NASA scientists have been trying to figure out a mystery dating back to the Apollo moon missions, according to the Mother Nature Network. They may be closer to understanding what causes a strange glow on the moon's horizon just before sunrise. Enter the Lunar Atmosphere and Dust Environment Explorer spacecraft (LADDEE), NASA's latest moon probe.
LADDEE has just beamed back its first five images of the moon's surface. Think we've been there, done that? By understanding the very thin atmosphere of the moon, scientists are observing what they believe is the most common type of atmosphere in the solar system--exospheres. The $280 million mission began in November and will last a total of 128 days until the couch-sized spacecraft is expected to crash into the moon in April.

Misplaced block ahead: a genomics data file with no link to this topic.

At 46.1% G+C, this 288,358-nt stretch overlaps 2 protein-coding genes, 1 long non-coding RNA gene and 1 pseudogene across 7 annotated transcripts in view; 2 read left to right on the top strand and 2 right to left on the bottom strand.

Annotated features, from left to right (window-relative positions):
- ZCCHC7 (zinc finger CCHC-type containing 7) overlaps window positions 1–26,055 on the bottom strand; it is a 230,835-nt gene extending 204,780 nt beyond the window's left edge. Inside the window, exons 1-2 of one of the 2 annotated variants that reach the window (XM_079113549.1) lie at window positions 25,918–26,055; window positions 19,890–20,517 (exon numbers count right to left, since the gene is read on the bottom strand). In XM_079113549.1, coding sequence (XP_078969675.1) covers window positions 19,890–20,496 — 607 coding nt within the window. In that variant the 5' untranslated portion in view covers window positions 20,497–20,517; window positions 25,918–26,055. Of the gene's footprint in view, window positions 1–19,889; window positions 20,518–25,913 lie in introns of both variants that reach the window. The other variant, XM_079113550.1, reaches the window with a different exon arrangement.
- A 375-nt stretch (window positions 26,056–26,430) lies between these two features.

As for the mysterious pre-sunrise glow, it could be attributed to electrically charged dust particles in the moon's atmosphere. The verdict and LADDEE are still out.
NASA has more images beamed back from LADDEE.